Nutsedge Looks Similar To Grass Blades
Nutsedge, also known as nut grass, is a weed commonly found in lawns during the summer. These weeds stand taller than the grass in your lawn and are notoriously hard to get rid of given their immersive root systems. Nutsedge is a perennial sedge, meaning it is a grasslike plant that will live for at least two years and will come back year after year.
Nutsedge is easily identifiable from grass because it is taller than grass. Nutsedge grows much quicker than grass, even after being mowed.
Nutsedge weeds, like all sedges (grasslike plants), have a triangular stem that can be felt in your hands. The stem of the sedge feels like it has 3 sides or 3 points, much like a triangle.
Leaves and Flowers
Nutsedge looks like long grass blades. At the end of a nutsedge stem, you will commonly find 3 leaves and flowers. The flowers can be different colors but are most commonly yellow or purple (dark red).
Yellow nutsedge, or nutsedge with yellow flowers, often grows in the middle of the summer while purple nutsedge (nutsedge with deep red or purple flowers) grows in the late summer.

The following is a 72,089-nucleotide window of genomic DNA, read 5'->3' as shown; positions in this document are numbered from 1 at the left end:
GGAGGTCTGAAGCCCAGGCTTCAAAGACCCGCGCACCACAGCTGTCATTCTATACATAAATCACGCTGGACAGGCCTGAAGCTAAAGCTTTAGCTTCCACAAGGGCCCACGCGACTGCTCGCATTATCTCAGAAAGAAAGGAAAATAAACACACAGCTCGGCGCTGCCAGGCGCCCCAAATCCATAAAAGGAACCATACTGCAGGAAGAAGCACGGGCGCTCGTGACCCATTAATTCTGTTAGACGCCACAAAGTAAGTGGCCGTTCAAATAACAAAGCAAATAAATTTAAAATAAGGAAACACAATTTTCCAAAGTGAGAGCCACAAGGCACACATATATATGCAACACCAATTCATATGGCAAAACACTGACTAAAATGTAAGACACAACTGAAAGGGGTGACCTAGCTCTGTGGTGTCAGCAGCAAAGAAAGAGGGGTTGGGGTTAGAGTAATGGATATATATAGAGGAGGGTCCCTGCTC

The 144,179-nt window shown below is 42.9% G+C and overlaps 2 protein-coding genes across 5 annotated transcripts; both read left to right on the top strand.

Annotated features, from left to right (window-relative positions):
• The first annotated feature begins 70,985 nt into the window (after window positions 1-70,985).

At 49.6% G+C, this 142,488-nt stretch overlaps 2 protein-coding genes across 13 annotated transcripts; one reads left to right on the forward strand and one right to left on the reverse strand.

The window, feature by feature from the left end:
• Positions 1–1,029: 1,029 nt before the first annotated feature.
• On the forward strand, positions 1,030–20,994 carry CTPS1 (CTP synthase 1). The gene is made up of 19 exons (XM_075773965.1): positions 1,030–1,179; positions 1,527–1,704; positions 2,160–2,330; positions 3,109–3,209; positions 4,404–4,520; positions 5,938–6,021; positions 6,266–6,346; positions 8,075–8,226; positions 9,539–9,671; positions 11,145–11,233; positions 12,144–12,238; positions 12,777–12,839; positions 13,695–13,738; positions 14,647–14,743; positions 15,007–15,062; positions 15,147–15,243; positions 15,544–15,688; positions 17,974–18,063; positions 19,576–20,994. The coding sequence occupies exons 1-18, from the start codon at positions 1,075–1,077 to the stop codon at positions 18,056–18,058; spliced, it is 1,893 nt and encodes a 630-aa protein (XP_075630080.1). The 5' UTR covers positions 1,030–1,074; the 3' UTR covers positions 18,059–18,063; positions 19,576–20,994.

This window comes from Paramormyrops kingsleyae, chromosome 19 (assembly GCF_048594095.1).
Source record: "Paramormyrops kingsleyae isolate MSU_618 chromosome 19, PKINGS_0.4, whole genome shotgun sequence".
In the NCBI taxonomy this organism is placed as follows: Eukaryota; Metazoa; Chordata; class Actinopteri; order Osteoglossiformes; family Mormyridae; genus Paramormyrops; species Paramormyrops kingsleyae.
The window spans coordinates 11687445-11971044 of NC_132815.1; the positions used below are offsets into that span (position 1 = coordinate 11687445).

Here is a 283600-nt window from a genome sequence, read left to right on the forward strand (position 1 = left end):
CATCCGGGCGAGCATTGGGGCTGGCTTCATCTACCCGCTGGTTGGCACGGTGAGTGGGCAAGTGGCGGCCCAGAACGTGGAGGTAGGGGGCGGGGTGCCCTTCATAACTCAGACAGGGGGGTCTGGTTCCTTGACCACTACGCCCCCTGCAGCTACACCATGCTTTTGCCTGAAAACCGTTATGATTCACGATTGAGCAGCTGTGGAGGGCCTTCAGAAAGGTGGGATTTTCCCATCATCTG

Nutsedge is typically identified by its root system. Nutsedge has roots, called rhizomes, that can reach 8-14 inches below ground. Rhizomes will grow horizontally under the soil and emerge out of the soil to form a new sedge plant. This means multiple sedges may be connected by one series of rhizomes.
The roots will also have small, starchy tuber structures (known as "nutlets") attached. If you see nutlets in the roots of the plant, you know for certain you have nutsedge.
Nutsedge weeds grow during the spring and summer and are perennial, meaning they come back year after year.